Encourage to Go Green

Gardening is one of the most important things you can pass down to a child, and most everyone knows that gardening is a wonderful teaching resource for kids. It’s also a great way to encourage recycling. However, going green in the garden is more than just reusing yard and garden waste or compost. It’s about helping to save our environment and in doing so, we are helping future generations.

Challenge Your Kids

From containers and garden art to wildlife habitats, accessories and more, kids should be taught and encouraged to find ways of reusing objects rather than simply throwing them away. Kids love being creative, which is important when it comes to keeping things fun. Allow kids to put their creative juices to work by having them collect old, everyday items (including toys) and challenge them to find another use for them in the garden (or even elsewhere). For instance, an old, plastic butter bowl could be given new life as a garden container. Simply poke a few holes in the bottom for drainage, add some soil and seeds, and water. Think of the possibilities if everyone could find another use for products like these rather than allowing them to collect in landfills where there are literally tons of garbage taking up space. Challenge kids to find tons of alternative uses for these items instead.

Recycling Ordinary Items

Festive-looking containers can be made from nearly anything as long as there is adequate drainage provided. From old pots and bowls to washtubs, jugs, and even shoes, these everyday items can make excellent additions to the garden. They can even be transformed into unique garden sculptures with a bit of imagination—something kids have plenty of. A great way to encourage wildlife into the garden is by providing suitable habitat homes, which can be easily constructed from old containers. These items can also be used to construct bird feeders and baths. Rain barrels are often used for collecting rainwater; however, many types of containers are quite suitable for this. Simply place any container beneath the gutter spout and then reuse the rainwater on garden plants. Plastic bottles and milk jugs can lend another hand in the garden. For example, jugs make excellent water reservoirs for plants. Poke a few holes along the bottom sides and help the kids dig out holes in the garden just large enough for the jug to fit into, leaving at least the top portion sticking out. Fill each jug with water, replacing the lid. Water will slowly seep out, keeping plants nourished and happy, especially in dry conditions. Be sure to have the kids check water levels often, refilling as needed.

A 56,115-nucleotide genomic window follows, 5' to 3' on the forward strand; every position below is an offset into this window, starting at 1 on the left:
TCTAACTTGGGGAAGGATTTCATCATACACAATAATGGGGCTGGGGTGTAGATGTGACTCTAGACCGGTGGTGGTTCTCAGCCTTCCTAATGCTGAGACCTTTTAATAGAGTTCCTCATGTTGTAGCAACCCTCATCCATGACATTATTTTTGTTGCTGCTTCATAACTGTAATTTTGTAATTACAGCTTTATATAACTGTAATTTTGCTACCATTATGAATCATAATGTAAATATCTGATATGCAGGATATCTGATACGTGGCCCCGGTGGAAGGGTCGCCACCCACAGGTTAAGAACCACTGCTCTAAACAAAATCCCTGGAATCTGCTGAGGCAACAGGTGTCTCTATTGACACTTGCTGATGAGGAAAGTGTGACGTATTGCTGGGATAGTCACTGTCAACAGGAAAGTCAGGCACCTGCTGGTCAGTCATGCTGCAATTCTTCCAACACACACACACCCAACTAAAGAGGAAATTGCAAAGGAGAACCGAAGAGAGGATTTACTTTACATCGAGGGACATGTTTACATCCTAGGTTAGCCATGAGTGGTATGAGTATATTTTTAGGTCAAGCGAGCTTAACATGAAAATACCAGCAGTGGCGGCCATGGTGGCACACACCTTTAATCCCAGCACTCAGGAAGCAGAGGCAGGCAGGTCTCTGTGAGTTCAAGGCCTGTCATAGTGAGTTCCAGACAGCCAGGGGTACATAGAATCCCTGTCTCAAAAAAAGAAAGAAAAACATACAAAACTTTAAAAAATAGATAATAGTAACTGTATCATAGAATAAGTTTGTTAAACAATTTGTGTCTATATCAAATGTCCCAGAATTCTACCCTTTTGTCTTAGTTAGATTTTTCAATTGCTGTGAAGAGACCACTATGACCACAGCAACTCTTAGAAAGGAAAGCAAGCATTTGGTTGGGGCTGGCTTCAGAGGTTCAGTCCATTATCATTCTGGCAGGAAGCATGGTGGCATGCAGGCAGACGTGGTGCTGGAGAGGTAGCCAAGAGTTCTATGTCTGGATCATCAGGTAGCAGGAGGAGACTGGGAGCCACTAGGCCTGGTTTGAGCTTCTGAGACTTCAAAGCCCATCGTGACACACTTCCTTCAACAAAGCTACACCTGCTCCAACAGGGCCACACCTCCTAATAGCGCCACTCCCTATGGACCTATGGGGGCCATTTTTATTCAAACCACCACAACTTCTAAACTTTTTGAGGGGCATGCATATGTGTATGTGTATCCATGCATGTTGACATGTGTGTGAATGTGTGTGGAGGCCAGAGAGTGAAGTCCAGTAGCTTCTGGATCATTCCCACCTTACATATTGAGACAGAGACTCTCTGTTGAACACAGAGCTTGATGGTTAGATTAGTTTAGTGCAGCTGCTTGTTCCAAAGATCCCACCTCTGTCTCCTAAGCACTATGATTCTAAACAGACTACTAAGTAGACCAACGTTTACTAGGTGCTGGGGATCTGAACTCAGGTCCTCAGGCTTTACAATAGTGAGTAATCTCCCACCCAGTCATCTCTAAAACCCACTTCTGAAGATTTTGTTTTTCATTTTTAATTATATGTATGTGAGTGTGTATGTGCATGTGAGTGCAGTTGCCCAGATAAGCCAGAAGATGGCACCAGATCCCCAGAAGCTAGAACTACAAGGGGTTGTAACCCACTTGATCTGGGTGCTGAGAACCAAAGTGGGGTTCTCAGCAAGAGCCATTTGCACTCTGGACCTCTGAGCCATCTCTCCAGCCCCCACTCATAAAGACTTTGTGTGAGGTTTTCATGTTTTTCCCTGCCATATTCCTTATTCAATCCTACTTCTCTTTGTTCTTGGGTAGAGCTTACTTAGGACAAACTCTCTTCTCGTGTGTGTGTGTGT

Jars make excellent edging for borders and walkways in the garden. Kids can collect these items; clean them out, and place additional items inside (small stones, marbles, buttons, seashells, etc.) to create unique garden edgings. Coffee or soup cans may also be used and can be painted for further interest. You could also help punch out designs with a nail and use them as candle holders to illuminate garden paths. Have kids collect canning lids, bottle caps, and similar items to create one-of-a-kind wind chimes or sun catchers for the garden. All sorts of paper can be reused in the garden, much of which is composted. However, kids can also find other uses for paper. Newspaper makes a great weed barrier in the garden when placed in layers around garden plants. Kids can create handsome looking paper mache characters. When painted and protected from the weather, these can make lovely additions to the garden. Kids can also be shown how to make newspaper pots, which can be planted directly into the garden, breaking down and enriching the soil.

Recycling Toys

While it may sound crazy, toys can also be reused in the garden. In fact, this is a great way to encourage recycling as well as help rid clutter from their rooms. Most kids find it difficult to part ways with their toys, even when they no longer use them. However, they’ll most likely find themselves open to the idea of reusing them rather than throwing them out or even giving them away. Anything from cradles, wagons, and dump trucks to buckets and bouncing balls can be transformed into lively containers for garden plants. For items difficult to add drainage to, simply add suitable pots filled with soil and then add seeds or plants. For balls, cut an opening in the top and place a potted plant inside. Don’t feel limited to containers; once again, challenge kids to come up with creative ideas of their own. The possibilities are endless.

Bottle Garden Activity.

Allow kids to collect 2-liter bottles and reuse them by ‘planting’ a bottle garden. They can plant as many or as few as desired, depending on space and preference. Help them add drainage holes and cut off the tops. Let the kids add a few pebbles or gravel in the bottom, adding compost-enriched soil, leaving about an inch of space beneath the rim. Next, add seeds of their choosing and ‘plant’ the bottles in a suitable, designated area of the garden. These bottle garden plants can be moved or reused as needed.

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